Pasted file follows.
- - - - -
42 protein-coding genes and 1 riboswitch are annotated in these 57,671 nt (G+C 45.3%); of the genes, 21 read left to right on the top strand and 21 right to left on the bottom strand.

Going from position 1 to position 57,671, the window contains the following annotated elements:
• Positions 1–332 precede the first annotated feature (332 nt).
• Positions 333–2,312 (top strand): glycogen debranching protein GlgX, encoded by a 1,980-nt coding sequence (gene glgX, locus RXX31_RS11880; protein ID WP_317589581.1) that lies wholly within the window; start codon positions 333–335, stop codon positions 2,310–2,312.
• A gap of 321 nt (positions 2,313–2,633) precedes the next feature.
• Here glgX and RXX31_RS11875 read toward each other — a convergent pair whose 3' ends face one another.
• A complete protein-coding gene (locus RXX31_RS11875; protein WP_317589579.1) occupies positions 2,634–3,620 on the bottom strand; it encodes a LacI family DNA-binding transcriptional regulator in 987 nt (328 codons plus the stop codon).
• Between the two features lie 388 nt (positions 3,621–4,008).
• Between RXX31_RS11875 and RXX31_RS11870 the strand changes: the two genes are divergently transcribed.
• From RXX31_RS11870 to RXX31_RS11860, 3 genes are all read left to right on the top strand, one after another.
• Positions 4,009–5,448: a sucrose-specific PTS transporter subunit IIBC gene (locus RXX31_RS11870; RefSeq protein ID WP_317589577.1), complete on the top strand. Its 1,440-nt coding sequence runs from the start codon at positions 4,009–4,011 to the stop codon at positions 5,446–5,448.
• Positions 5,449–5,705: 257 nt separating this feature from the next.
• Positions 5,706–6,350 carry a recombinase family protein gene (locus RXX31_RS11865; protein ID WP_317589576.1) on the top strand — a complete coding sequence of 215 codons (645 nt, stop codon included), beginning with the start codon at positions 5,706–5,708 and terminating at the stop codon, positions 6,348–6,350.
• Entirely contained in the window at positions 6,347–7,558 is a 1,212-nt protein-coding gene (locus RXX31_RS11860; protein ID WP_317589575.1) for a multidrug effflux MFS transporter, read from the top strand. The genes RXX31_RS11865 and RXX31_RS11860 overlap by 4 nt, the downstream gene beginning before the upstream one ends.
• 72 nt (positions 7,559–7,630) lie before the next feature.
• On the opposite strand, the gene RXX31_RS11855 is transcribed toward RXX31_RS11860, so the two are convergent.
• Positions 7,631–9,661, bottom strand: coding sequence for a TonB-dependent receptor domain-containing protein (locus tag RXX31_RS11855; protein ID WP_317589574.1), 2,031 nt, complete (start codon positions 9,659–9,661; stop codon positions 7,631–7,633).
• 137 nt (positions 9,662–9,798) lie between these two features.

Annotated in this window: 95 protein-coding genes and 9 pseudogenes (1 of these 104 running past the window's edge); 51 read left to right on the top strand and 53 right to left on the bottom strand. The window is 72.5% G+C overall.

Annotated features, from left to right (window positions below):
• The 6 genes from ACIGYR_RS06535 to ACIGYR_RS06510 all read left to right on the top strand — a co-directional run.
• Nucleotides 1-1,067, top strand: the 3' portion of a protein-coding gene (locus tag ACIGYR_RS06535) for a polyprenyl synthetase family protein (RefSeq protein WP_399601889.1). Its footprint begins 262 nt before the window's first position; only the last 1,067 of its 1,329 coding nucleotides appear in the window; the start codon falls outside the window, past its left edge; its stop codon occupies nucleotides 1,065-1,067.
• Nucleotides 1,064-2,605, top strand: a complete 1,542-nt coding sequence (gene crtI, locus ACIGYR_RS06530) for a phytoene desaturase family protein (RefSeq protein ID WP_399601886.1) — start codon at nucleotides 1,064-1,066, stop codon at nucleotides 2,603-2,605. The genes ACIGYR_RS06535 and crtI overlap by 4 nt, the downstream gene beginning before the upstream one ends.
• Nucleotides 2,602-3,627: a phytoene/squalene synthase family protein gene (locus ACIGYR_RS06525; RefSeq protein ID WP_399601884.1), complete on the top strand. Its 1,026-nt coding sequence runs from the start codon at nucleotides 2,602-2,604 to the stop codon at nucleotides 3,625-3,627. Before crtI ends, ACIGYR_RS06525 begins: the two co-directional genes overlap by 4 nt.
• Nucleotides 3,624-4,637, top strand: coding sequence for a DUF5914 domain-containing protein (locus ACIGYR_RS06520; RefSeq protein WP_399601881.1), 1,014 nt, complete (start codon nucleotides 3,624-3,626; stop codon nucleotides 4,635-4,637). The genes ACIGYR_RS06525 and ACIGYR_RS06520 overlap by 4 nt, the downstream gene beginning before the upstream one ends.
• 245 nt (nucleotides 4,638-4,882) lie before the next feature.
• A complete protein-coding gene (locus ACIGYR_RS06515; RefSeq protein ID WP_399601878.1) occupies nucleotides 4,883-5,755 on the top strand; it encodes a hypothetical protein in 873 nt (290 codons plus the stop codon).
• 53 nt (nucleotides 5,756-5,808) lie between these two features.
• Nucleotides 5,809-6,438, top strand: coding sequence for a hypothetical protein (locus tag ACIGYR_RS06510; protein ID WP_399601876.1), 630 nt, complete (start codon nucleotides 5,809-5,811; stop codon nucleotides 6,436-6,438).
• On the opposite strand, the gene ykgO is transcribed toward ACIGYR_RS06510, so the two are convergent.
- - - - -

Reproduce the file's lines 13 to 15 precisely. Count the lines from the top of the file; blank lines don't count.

• Positions 5,706–6,350 carry a recombinase family protein gene (locus RXX31_RS11865; protein ID WP_317589576.1) on the top strand — a complete coding sequence of 215 codons (645 nt, stop codon included), beginning with the start codon at positions 5,706–5,708 and terminating at the stop codon, positions 6,348–6,350.
• Entirely contained in the window at positions 6,347–7,558 is a 1,212-nt protein-coding gene (locus RXX31_RS11860; protein ID WP_317589575.1) for a multidrug effflux MFS transporter, read from the top strand. The genes RXX31_RS11865 and RXX31_RS11860 overlap by 4 nt, the downstream gene beginning before the upstream one ends.
• 72 nt (positions 7,559–7,630) lie before the next feature.